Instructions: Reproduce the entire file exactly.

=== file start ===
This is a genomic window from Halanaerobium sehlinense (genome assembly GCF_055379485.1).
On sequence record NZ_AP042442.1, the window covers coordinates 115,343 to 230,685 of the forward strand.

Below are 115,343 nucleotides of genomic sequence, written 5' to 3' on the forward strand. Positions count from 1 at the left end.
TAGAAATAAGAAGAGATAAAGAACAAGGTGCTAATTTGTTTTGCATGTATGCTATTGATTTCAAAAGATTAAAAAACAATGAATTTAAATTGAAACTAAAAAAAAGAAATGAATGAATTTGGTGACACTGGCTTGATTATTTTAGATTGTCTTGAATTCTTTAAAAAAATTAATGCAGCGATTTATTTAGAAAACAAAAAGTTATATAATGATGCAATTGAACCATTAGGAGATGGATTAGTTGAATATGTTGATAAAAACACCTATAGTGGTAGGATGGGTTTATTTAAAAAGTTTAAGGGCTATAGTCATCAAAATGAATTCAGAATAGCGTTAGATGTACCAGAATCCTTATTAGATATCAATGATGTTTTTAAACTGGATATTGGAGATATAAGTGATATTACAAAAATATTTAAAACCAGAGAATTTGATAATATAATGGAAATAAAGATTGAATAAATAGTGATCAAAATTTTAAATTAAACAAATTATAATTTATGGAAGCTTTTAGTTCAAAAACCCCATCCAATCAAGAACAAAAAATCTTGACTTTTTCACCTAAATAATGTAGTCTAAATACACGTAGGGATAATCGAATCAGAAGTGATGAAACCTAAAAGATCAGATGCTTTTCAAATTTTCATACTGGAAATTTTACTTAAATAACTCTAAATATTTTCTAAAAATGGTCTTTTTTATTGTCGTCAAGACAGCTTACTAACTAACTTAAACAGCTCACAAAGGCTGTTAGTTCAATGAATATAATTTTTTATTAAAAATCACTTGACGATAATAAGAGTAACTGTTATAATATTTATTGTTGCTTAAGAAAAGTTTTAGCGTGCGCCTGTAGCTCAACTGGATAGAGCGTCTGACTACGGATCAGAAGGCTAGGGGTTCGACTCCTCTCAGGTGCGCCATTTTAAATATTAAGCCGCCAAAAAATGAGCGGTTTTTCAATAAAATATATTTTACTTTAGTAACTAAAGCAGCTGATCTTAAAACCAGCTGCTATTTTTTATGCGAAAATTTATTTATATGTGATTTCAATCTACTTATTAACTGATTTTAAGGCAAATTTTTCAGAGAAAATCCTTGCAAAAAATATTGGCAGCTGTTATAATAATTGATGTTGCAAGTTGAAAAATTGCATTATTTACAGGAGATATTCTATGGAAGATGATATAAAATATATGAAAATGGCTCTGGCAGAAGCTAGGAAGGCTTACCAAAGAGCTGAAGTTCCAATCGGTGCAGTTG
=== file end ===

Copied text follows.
This is a genomic window from Halanaerobium sehlinense (genome assembly GCF_055379485.1).
On sequence record NZ_AP042442.1, the window covers coordinates 115,343 to 230,685 of the forward strand.

Below are 115,343 nucleotides of genomic sequence, written 5' to 3' on the forward strand. Positions count from 1 at the left end.
TAGAAATAAGAAGAGATAAAGAACAAGGTGCTAATTTGTTTTGCATGTATGCTATTGATTTCAAAAGATTAAAAAACAATGAATTTAAATTGAAACTAAAAAAAAGAAATGAATGAATTTGGTGACACTGGCTTGATTATTTTAGATTGTCTTGAATTCTTTAAAAAAATTAATGCAGCGATTTATTTAGAAAACAAAAAGTTATATAATGATGCAATTGAACCATTAGGAGATGGATTAGTTGAATATGTTGATAAAAACACCTATAGTGGTAGGATGGGTTTATTTAAAAAGTTTAAGGGCTATAGTCATCAAAATGAATTCAGAATAGCGTTAGATGTACCAGAATCCTTATTAGATATCAATGATGTTTTTAAACTGGATATTGGAGATATAAGTGATATTACAAAAATATTTAAAACCAGAGAATTTGATAATATAATGGAAATAAAGATTGAATAAATAGTGATCAAAATTTTAAATTAAACAAATTATAATTTATGGAAGCTTTTAGTTCAAAAACCCCATCCAATCAAGAACAAAAAATCTTGACTTTTTCACCTAAATAATGTAGTCTAAATACACGTAGGGATAATCGAATCAGAAGTGATGAAACCTAAAAGATCAGATGCTTTTCAAATTTTCATACTGGAAATTTTACTTAAATAACTCTAAATATTTTCTAAAAATGGTCTTTTTTATTGTCGTCAAGACAGCTTACTAACTAACTTAAACAGCTCACAAAGGCTGTTAGTTCAATGAATATAATTTTTTATTAAAAATCACTTGACGATAATAAGAGTAACTGTTATAATATTTATTGTTGCTTAAGAAAAGTTTTAGCGTGCGCCTGTAGCTCAACTGGATAGAGCGTCTGACTACGGATCAGAAGGCTAGGGGTTCGACTCCTCTCAGGTGCGCCATTTTAAATATTAAGCCGCCAAAAAATGAGCGGTTTTTCAATAAAATATATTTTACTTTAGTAACTAAAGCAGCTGATCTTAAAACCAGCTGCTATTTTTTATGCGAAAATTTATTTATATGTGATTTCAATCTACTTATTAACTGATTTTAAGGCAAATTTTTCAGAGAAAATCCTTGCAAAAAATATTGGCAGCTGTTATAATAATTGATGTTGCAAGTTGAAAAATTGCATTATTTACAGGAGATATTCTATGGAAGATGATATAAAATATATGAAAATGGCTCTGGCAGAAGCTAGGAAGGCTTACCAAAGAGCTGAAGTTCCAATCGGTGCAGTTG